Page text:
The Story Behind the Cigar Box Quilt Kit
I began collecting old quilts many years ago after inheriting a few from family. The softness of the colors and patterns fascinates me. I also love the fact that they are not precise. We tend to think that every quilt must be perfect, it does not. When you study old quilts, you quickly see that most of them are anything but precise, however, we continue to cherish them.
In 1992, I purchased an old wooden cigar box with a broken lid at an auction for $1. The thing that made me bid was a small bit of patchwork sticking out of the corner. It was red and blue and just cute.
When I opened the box it was a treasure trove of a little girls’ life. In it is the piece of patchwork as well as some scraps of the fabrics, a template made from cardboard 1” square, an old newspaper clipping with pictures of animals on it. She had transferred the animals onto a piece of canvas and embroidered some of the animals with some string that is wrapped around a tiny, hand-carved hatchet (why, who knows?). There are Sunday School party invitations dating from 1905 as well as cards and notes from friends and teachers, all dating prior to 1905. There is a full set of dishes that has been cut from a magazine; the plates are about 1” in diameter. Just collectibles from this little girl.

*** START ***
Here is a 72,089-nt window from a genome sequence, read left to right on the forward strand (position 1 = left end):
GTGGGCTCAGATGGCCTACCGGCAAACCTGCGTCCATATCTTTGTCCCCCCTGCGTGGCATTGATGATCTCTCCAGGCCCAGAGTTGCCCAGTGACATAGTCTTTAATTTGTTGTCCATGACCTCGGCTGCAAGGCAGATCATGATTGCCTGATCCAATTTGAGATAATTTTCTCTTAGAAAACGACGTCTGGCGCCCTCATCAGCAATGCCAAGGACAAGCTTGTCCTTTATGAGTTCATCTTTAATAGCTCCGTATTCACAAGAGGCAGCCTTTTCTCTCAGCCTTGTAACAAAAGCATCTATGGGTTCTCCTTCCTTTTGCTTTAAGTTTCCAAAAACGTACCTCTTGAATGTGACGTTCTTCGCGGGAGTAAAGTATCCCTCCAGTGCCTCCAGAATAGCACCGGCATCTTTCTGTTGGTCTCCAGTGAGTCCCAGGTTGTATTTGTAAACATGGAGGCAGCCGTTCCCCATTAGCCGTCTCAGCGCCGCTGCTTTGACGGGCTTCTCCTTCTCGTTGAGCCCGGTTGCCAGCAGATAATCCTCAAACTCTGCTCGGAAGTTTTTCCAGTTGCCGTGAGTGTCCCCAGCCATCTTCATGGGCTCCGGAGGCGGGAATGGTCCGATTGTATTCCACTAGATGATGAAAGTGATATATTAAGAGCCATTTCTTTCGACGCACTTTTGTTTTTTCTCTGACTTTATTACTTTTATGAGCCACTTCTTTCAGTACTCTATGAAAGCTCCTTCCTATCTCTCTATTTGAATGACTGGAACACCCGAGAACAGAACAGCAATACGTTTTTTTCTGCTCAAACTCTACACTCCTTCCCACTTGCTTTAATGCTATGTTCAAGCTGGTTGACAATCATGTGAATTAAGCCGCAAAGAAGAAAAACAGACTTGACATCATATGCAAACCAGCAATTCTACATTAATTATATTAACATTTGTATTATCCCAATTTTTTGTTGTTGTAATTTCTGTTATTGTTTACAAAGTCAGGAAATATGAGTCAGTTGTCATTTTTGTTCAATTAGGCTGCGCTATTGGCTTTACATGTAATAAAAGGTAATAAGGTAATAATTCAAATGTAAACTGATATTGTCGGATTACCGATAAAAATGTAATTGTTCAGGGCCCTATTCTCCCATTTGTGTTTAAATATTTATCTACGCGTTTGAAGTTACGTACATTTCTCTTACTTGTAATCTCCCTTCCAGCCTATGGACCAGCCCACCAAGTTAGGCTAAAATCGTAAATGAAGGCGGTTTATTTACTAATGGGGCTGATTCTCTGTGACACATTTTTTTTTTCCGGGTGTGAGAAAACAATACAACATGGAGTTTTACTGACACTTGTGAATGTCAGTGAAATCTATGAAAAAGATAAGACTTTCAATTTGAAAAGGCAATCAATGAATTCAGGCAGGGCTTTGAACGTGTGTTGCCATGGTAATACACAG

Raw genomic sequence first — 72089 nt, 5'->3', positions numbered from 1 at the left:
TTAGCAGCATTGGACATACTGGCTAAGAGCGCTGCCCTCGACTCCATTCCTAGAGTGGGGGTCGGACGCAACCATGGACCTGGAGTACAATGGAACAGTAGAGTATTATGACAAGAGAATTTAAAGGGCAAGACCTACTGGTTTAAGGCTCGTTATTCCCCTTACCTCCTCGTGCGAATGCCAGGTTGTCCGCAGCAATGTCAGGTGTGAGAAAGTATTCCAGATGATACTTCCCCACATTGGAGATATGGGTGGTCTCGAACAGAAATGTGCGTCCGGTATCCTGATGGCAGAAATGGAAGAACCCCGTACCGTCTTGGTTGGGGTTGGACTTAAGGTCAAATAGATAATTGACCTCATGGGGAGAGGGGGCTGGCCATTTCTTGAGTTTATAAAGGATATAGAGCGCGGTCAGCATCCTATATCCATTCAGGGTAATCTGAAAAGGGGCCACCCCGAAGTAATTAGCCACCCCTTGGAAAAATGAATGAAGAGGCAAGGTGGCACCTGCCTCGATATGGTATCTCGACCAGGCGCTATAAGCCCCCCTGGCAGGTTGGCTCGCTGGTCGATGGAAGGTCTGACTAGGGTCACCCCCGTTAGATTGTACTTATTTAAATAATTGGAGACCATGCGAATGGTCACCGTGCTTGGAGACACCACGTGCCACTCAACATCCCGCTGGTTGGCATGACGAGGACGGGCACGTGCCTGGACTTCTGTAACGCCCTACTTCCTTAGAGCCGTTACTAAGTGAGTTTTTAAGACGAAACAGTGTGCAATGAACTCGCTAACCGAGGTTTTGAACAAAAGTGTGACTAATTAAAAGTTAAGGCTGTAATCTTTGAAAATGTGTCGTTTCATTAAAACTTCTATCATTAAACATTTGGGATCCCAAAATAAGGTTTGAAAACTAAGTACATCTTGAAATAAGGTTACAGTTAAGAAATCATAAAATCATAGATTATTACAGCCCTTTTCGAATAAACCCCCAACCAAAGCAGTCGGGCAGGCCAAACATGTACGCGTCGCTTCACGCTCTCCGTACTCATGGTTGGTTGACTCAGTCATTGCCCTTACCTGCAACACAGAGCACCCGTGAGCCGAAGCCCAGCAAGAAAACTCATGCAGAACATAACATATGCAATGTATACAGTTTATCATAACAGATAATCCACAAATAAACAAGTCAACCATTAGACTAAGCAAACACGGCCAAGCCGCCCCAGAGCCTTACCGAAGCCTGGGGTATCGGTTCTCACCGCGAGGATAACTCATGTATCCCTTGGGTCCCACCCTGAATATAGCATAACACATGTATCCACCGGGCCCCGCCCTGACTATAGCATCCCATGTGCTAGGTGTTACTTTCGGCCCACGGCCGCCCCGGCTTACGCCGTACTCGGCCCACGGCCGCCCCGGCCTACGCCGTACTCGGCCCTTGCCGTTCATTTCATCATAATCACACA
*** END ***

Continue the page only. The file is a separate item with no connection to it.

It made me wonder what future generations will find and save from us. Obviously they will find a lot of quilts and quilting supplies. I cannot imagine someone bidding on a plastic tub with a bit of patchwork sticking out; besides, I am certain our great grandmothers did not have plastic tubs. So I thought of the cigar box! Of course, our great grandmothers had these.
I began to copy my older quilts in new, reproduction fabrics and write the directions using modern technology and methods of quilting. Voila’, The Cigar Box Quilt was born!
These quilt kits are exclusive to The Quilter’s Quarters, Inc and come packaged in actual cigar boxes. Each quilt is made just like the original one, same size and colors (as close as we can get to the original). Most are not what we think of as standard sizes because the beds were not the same size when these were made. And a lot of the time the quilters were not making quilts to be used as bed covers as we use them, they were making bed covers to keep you warm at night, they did not hang over the edges of the bed like a spread. Sometimes they were simply pieced until the quilter ran out of fabric or got tired of making it and stopped. Many have unusual border treatments and bindings. I just love to find one that has small patches that have been pieced from several pieces of fabric to make it large enough. They are fun and easy and give you a chance to own a ‘vintage’ quilt without having to try to find one.